Teresa Tam at TRUCK Contemporary Art, Calgary

By Levin Ifko

Teresa Tam’s Good Job Arcade is a childhood dream come true. An arcade with endless tokens, free food, and an array of single and multiplayer games, this exhibition will captivate any visitor through its interactivity, visual storytelling, and sincere charm. And while the Good Job Arcade presents itself in one way as an opportunity for viewers to escape their everyday lives, it has also been created with particular care in its exploration of the nuanced longing held by diaspora individuals and communities.

Upon entering the exhibition, viewers are met with a full-scale transformation of the TRUCK Contemporary Art gallery space. At the entrance, visitors are prompted to create their own avatar and to play each game in the arcade to complete their stamp card. Highlights from the gaming room include a claw that rewards the player with a one-of-a-kind small object (each of which was donated to the gallery through a call earlier in May), and digital dumpling filling and eating competitions (because you wouldn’t want to leave grandma’s house on an empty stomach!). There is even a race to acquire grocery items from different stores across a cityscape, which reflects the challenges that come with food shopping in an environment that may not reflect your cultural upbringing.

Teresa Tam, Good Job Arcade, 2023, installation view (photo: Nick Heer)

TRUCK’s transformation includes the gallery’s Parking Lot space, which is now an area where visitors can relax and “un-shrimp” their bodies after a day at the arcade. In this no-shoes-allowed area, you can choose to use a variety of exercise equipment and massage devices, or even to lay down and gaze at the image of a big blue skyline taped to the ceiling. Instructional posters next to each machine invite users to imagine that they are, for example, “walking underwater,” while also engaging with ideas of familial and cultural expectations. A workout machine poster invites you to “Turn Yourself Into a Delicacy” and “Impress your In-Laws!”

With interdisciplinary projects spanning publications, interactive installations, and food art, Teresa Tam has become a staple in the arts scene here in the Treaty 7 area of Southern Alberta. Her work often stands out through its deeply meaningful, yet playful and generous nature. Good Job Arcade continues this trajectory by creating a space where visitors can find accomplishment and belonging.

The Good Job Arcade Team (photo: Teresa Tam)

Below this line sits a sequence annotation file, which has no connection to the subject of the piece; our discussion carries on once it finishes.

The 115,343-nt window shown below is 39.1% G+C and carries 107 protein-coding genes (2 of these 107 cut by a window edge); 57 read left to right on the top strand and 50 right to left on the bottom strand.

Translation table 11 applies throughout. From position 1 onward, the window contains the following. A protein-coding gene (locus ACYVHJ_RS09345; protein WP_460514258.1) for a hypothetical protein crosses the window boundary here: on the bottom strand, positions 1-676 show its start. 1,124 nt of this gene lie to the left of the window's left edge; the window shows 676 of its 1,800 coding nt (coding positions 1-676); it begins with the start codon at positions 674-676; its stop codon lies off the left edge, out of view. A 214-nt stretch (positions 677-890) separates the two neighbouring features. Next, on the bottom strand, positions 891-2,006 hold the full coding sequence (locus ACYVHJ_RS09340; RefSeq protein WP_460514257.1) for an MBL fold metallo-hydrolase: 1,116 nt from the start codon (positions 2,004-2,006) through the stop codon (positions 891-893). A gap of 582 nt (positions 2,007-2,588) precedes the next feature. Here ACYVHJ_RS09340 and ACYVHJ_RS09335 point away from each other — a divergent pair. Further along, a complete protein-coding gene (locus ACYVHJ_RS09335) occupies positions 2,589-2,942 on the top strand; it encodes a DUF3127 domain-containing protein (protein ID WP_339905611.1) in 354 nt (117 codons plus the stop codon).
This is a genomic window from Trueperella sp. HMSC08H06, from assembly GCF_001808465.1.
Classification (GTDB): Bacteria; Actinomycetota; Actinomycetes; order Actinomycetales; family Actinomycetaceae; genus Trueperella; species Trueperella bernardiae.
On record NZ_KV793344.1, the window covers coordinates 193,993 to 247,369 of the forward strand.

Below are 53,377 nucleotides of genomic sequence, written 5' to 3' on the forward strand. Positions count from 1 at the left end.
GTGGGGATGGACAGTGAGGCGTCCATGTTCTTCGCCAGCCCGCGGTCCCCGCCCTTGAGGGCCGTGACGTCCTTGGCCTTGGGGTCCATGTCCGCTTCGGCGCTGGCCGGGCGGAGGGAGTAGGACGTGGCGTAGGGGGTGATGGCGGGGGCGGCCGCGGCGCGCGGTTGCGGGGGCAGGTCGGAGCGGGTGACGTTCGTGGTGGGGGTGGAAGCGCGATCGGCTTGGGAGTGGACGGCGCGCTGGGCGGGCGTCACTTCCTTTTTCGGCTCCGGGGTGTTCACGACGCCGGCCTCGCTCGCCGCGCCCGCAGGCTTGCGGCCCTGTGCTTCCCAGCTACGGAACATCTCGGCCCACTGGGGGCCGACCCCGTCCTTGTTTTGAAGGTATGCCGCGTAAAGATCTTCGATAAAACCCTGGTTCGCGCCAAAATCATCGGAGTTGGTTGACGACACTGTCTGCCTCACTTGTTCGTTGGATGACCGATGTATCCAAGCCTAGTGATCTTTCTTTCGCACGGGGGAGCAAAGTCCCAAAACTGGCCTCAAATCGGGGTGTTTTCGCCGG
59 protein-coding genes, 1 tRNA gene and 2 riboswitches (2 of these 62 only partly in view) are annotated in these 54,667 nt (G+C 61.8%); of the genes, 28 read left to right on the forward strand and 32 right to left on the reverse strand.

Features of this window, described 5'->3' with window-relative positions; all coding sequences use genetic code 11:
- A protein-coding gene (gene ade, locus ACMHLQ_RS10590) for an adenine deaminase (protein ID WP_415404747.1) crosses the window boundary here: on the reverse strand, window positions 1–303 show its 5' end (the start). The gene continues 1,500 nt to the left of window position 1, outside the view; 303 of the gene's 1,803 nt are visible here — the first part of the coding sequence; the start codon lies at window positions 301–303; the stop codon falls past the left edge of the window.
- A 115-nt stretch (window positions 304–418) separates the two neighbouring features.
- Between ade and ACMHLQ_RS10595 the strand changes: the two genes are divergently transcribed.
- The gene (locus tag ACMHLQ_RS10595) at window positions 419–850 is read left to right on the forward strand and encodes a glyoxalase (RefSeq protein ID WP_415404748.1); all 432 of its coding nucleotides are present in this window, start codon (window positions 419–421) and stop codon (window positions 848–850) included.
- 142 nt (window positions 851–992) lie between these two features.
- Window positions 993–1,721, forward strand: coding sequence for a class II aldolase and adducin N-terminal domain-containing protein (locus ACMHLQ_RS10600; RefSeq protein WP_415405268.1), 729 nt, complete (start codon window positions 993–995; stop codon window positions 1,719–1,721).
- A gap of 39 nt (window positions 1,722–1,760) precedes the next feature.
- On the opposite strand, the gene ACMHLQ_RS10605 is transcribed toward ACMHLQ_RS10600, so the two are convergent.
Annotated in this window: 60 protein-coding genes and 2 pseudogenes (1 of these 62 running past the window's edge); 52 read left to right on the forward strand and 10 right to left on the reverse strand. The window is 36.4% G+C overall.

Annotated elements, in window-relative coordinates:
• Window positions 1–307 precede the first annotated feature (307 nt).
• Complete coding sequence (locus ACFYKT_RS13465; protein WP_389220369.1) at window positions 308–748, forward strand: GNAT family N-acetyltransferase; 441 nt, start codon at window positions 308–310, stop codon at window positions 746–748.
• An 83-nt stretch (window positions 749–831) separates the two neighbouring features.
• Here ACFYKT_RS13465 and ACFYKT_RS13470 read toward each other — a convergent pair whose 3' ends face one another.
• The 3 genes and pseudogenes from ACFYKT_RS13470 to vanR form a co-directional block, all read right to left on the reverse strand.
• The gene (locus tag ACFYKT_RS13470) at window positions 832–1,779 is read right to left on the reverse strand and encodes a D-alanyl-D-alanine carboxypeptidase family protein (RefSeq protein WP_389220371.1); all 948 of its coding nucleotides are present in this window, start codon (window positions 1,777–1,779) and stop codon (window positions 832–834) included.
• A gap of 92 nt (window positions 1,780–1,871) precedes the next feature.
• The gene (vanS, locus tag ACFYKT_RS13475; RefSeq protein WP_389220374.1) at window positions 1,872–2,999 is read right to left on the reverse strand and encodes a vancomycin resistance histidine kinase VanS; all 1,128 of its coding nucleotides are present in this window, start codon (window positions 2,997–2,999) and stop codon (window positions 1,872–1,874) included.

For the making of this exhibition, Tam collaborated with a group of artists, each of whom contributed to the array of games appearing in the arcade. The Good Job Team consists of Alia Shahab, Danny Luong, Jack Michielsen, Jadda Tsui, Jessica Szeto, Joleen Toner, Jordan Baylon, Pan Priebe, and Vicki Chau. Each member of the team has their own relationship to diaspora, and each perspective brings this show together in a new way.

There are so many good things to say about this exhibition. One thing that struck me in particular was that each time I looked up from a game I’d been playing, I realized I’d never seen this many gallery visitors thoroughly engaged in a contemporary art space. The plethora of opportunities for connection, visually, thematically, physically, and otherwise brought out both the usual artist-run centre crowd (fellow artists, art lovers, and academics), but also couples, families, children, and video game fans of all ages.

Even in a new art world where interactive art is becoming more visible, this kind of engagement is hard to come by. The care and generosity that Tam and the Good Job Arcade team put into this show radiates through the space and reverberates into wider communities. Good Job Arcade is really something special.

Note: You can keep track of ongoing game updates and arcade repairs via the @goodjob_arcade account on Instagram.

Teresa Tam: Good Job Arcade continues until July 1.
TRUCK Contemporary Art: https://www.truck.ca/
The gallery is accessible.

Levin Ifko is an interdisciplinary artist and programs coordinator currently based in Mohkinstsis (Calgary). They will talk your ear off about music, media arts, and queer culture, but mostly they believe in art as an opportunity for connection to ourselves and our communities.